Event Title

Can You Spot the Difference? How Barstool Sports is Rewriting the Rules of Journalism

Presenter Information

Erich Lieser

Faculty Advisor

Joanne Diaz

Graduation Year

2018

Location

Room E101, Center for Natural Sciences, Illinois Wesleyan University

Start Date

21-4-2018 11:00 AM

End Date

21-4-2018 12:00 PM

Description

All written publications have the same goal: gain and maintain readers. Without daily readers, bills do not get paid. From the ivory towers of the Boston Globe all the way to the grungy offices of Barstool Sports, cash is still king. While conventional journalism is being called into question by new online blogs, Barstool Sports is creating and stealing large shares of the market with techniques that Boston Globe columnists Dan Shaughnessy and Bob Ryan have used for the past thirty years. Writing as a fan and utilizing popular culture is not new. Barstool is pushing the limits farther with every article. My study focuses on how The Boston Globe and Barstool Sports cover key championship events from 2015 to 2018. In doing so, I will show how and why Barstool Sports' use of shticks, clichés, and ‘bro culture’, has come to re-shape readers' expectations of what constitutes sports journalism in the digital age.

This document is currently not available here.

Share

COinS
 
Apr 21st, 11:00 AM Apr 21st, 12:00 PM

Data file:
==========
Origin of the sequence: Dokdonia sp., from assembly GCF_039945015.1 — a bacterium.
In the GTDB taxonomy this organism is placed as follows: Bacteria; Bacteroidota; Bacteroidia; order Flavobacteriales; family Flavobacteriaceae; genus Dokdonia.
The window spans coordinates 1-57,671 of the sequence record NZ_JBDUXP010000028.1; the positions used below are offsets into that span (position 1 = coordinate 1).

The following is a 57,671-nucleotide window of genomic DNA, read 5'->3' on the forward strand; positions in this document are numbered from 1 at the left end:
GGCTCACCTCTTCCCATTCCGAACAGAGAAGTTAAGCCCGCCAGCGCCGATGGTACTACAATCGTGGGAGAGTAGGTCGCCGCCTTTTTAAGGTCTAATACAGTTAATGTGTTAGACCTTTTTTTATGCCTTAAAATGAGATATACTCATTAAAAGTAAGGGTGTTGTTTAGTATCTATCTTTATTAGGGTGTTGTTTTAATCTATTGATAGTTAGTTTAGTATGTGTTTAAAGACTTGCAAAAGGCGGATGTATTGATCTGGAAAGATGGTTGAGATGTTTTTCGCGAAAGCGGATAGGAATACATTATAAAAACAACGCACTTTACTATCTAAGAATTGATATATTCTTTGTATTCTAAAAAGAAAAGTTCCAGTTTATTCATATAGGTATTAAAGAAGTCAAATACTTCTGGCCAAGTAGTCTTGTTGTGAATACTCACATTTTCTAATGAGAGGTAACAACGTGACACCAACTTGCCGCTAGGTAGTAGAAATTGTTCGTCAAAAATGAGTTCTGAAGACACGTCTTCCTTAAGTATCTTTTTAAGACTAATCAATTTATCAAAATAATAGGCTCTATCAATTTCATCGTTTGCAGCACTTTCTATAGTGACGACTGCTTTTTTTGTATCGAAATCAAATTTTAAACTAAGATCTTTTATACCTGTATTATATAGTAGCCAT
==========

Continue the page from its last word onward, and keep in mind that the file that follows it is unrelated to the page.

Can You Spot the Difference? How Barstool Sports is Rewriting the Rules of Journalism

Room E101, Center for Natural Sciences, Illinois Wesleyan University

All written publications have the same goal: gain and maintain readers. Without daily readers, bills do not get paid. From the ivory towers of the Boston Globe all the way to the grungy offices of Barstool Sports, cash is still king. While conventional journalism is being called into question by new online blogs, Barstool Sports is creating and stealing large shares of the market with techniques that Boston Globe columnists Dan Shaughnessy and Bob Ryan have used for the past thirty years. Writing as a fan and utilizing popular culture is not new. Barstool is pushing the limits farther with every article. My study focuses on how The Boston Globe and Barstool Sports cover key championship events from 2015 to 2018. In doing so, I will show how and why Barstool Sports' use of shticks, clichés, and ‘bro culture’, has come to re-shape readers' expectations of what constitutes sports journalism in the digital age.